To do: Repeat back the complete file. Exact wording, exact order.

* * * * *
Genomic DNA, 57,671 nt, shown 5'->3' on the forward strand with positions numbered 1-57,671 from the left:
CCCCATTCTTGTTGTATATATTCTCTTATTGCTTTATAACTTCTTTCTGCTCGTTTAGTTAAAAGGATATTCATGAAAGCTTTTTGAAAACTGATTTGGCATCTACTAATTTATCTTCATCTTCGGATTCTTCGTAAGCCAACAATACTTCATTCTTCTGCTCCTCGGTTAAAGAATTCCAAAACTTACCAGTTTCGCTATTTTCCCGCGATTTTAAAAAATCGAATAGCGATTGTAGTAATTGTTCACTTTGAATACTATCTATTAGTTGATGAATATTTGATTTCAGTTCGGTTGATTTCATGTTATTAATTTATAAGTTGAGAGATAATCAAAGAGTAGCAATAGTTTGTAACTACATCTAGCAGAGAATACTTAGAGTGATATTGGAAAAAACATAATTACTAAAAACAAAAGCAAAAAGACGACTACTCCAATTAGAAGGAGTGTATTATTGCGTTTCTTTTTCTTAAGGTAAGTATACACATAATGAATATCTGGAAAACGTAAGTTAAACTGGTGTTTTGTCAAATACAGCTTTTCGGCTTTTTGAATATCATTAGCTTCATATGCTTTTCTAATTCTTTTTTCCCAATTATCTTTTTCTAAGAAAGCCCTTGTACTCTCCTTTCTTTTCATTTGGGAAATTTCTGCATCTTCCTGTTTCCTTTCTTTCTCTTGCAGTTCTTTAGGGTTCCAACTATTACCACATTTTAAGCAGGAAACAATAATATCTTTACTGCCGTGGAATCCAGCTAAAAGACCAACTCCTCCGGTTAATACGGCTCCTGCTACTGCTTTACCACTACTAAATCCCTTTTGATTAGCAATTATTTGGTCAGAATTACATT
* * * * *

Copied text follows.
Genomic DNA, 57,671 nt, shown 5'->3' on the forward strand with positions numbered 1-57,671 from the left:
CCCCATTCTTGTTGTATATATTCTCTTATTGCTTTATAACTTCTTTCTGCTCGTTTAGTTAAAAGGATATTCATGAAAGCTTTTTGAAAACTGATTTGGCATCTACTAATTTATCTTCATCTTCGGATTCTTCGTAAGCCAACAATACTTCATTCTTCTGCTCCTCGGTTAAAGAATTCCAAAACTTACCAGTTTCGCTATTTTCCCGCGATTTTAAAAAATCGAATAGCGATTGTAGTAATTGTTCACTTTGAATACTATCTATTAGTTGATGAATATTTGATTTCAGTTCGGTTGATTTCATGTTATTAATTTATAAGTTGAGAGATAATCAAAGAGTAGCAATAGTTTGTAACTACATCTAGCAGAGAATACTTAGAGTGATATTGGAAAAAACATAATTACTAAAAACAAAAGCAAAAAGACGACTACTCCAATTAGAAGGAGTGTATTATTGCGTTTCTTTTTCTTAAGGTAAGTATACACATAATGAATATCTGGAAAACGTAAGTTAAACTGGTGTTTTGTCAAATACAGCTTTTCGGCTTTTTGAATATCATTAGCTTCATATGCTTTTCTAATTCTTTTTTCCCAATTATCTTTTTCTAAGAAAGCCCTTGTACTCTCCTTTCTTTTCATTTGGGAAATTTCTGCATCTTCCTGTTTCCTTTCTTTCTCTTGCAGTTCTTTAGGGTTCCAACTATTACCACATTTTAAGCAGGAAACAATAATATCTTTACTGCCGTGGAATCCAGCTAAAAGACCAACTCCTCCGGTTAATACGGCTCCTGCTACTGCTTTACCACTACTAAATCCCTTTTGATTAGCAATTATTTGGTCAGAATTACATT